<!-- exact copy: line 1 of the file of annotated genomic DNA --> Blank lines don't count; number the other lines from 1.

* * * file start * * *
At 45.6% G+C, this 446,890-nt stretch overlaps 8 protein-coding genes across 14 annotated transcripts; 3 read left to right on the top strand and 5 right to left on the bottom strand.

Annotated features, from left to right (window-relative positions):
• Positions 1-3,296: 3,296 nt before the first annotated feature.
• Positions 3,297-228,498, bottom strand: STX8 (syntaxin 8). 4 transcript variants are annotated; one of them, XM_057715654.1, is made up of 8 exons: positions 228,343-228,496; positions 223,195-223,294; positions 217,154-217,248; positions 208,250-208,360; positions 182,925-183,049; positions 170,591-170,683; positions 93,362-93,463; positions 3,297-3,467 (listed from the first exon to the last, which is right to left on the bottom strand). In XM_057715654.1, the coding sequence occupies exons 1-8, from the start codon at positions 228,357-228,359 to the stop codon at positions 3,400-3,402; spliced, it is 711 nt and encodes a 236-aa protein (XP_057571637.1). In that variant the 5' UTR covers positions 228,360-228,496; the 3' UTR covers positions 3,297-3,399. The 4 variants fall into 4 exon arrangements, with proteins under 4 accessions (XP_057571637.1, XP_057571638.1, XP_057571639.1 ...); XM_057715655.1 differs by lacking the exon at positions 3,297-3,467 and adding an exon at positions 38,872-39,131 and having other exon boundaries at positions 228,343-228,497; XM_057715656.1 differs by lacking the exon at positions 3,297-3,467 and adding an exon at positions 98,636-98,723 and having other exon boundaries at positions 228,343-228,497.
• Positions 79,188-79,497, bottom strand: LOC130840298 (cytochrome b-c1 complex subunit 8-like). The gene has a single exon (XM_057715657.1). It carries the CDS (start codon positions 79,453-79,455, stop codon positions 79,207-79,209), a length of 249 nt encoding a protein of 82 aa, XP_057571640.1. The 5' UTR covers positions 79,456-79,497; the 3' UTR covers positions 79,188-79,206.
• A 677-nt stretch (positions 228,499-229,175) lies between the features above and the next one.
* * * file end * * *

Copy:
At 45.6% G+C, this 446,890-nt stretch overlaps 8 protein-coding genes across 14 annotated transcripts; 3 read left to right on the top strand and 5 right to left on the bottom strand.